Founded by the Society of Jesus in 1789, Georgetown is the oldest Catholic university in the United States. Partly because of its location near the seat of federal power, it has always been a politically sophisticated institution. Its departments of law, government, international affairs, language and economics have long been among the most prestigious in the nation. Georgetown has always had a healthy sense of its own importance.
This, in turn, has had a considerable effect on Georgetown athletics. On the one hand, Georgetown was a parochial school and had a ferocious desire to win games, perhaps as a way of cocking a snook at the WASPs. On the other, it admired the gentleman-sport tradition of the Ivies, the concept that young gentlemen without a lot of undignified training could dash out on the field and whale the tar out of their opponents for the greater glory of the dear old blue-and-gray.
Usually, it did badly. Occasionally, Georgetown would pull off a glorious upset, but these triumphs were too infrequent to compensate for all the defeats. Usually, the teams were a bit too slow, a bit too small and, to get to the heart of the matter, much too white.
Georgetown hired Thompson in the spring of 1972. The question arises: Did the university, out of desperation, shrewdness or enlightenment, deliberately set out to hire a black coach? "No," says Charlie Deacon. "No orders to that effect came down from the top, and it wasn't a criterion of the committee's. But there were some obvious reasons why it wasn't to John's disadvantage to be black."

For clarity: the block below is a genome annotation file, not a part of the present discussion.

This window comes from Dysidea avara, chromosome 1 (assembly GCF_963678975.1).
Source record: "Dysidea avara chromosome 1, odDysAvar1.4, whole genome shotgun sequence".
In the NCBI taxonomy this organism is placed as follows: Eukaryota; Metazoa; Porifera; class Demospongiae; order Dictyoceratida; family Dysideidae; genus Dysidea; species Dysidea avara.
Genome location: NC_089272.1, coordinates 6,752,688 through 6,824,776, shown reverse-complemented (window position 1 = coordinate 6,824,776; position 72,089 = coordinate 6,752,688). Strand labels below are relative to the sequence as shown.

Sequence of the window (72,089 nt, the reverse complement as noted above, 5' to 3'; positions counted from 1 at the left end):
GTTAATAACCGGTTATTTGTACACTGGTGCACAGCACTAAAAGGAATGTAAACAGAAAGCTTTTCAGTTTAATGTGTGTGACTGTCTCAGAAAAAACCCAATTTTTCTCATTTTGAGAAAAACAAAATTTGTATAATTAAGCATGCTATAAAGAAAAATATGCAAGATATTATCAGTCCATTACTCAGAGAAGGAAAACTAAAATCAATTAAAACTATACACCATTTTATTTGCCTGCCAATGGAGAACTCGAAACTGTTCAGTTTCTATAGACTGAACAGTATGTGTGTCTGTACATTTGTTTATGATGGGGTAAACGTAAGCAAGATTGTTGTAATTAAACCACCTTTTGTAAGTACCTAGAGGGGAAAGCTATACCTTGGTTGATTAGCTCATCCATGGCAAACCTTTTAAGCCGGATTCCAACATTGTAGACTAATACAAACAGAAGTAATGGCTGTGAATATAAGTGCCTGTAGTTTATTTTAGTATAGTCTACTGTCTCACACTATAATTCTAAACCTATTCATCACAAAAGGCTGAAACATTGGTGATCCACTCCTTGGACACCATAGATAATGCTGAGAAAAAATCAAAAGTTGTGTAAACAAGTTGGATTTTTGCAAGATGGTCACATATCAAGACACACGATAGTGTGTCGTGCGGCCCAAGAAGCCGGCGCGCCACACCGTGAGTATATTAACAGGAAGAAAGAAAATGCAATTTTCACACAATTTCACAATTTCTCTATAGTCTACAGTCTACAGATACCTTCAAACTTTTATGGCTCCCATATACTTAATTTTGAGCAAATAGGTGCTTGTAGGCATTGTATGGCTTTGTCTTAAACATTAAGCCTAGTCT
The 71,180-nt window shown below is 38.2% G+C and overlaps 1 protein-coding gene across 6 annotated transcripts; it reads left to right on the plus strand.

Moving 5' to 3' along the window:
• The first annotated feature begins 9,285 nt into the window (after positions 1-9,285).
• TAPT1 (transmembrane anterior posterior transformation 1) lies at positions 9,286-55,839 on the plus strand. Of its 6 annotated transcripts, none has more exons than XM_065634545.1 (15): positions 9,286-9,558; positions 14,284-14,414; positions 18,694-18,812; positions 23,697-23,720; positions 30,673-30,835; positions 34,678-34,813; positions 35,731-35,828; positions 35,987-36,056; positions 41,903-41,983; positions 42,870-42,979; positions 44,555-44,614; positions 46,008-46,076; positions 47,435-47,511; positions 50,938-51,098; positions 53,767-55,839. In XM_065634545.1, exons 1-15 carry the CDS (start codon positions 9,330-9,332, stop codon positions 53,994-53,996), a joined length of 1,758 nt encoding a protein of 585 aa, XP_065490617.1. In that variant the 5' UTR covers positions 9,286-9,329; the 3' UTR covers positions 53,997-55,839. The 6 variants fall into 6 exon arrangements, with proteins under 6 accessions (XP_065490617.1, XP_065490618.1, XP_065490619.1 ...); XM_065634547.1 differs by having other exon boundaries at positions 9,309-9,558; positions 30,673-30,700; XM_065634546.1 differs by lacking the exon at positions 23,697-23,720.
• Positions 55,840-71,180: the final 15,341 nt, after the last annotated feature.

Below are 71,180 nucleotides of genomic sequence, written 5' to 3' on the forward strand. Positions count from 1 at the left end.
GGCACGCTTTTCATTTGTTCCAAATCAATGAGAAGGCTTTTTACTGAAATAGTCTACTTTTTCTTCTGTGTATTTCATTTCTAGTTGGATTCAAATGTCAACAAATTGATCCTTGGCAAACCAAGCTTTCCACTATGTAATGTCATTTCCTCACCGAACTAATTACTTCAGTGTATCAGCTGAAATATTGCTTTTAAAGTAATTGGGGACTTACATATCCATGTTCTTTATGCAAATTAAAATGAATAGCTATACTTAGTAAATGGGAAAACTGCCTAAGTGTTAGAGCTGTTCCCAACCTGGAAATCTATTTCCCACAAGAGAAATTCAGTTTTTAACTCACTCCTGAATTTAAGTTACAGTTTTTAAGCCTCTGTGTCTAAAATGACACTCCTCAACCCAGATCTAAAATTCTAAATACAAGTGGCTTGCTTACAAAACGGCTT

Thompson was given no directives—racially, that is—on the kind of players he should recruit. However, certain changes had occurred shortly before he arrived that gave him more latitude in this area than previous coaches had had. Traditionally, Georgetown has favored students with high college-board scores from largely white secondary schools. As part of the anti-cuckoo campaign of which Father Healy spoke, some academic requirements were lowered for black students, particularly those from the District of Columbia. The university went after black students who would benefit from a Georgetown education and who in turn would benefit the school by making it more representative of the Washington community as a whole. Tutoring programs were set up to help some of these students adjust. Now there are about 400 black undergraduates at Georgetown.
As far as basketball is concerned, if Thompson recommends someone, he is accepted. "We, of course, look over the records," says Deacon, "and they, of course, have to meet at least our minimum standards. If there is any problem, we talk it over, but this seldom happens. It is John's responsibility to find young men who have a good chance of making it here academically. So far, he has done beautifully."
When Thompson took over the coaching job, it was spring and he didn't have time to do much recruiting. He did bring with him three players from his St. Anthony's team, as well as two other local players, all black. A few weeks into the 1973 season these five black freshmen were starting for Georgetown.
I was pulling for the Chinese in this game, as I have pulled for every team the so-called "American"basketball team has played in the Olympics or international tournaments since I have been old enough to watch them.
Without sports, there are no positive examples of Black people in America. Always remember that. The Chinese don't seem too impressed with these student-athletes, probably because the Chinese students at Georgetown are actually there to learn and write back about how it is the Black residents of Washington D.C. that make the city unsafe.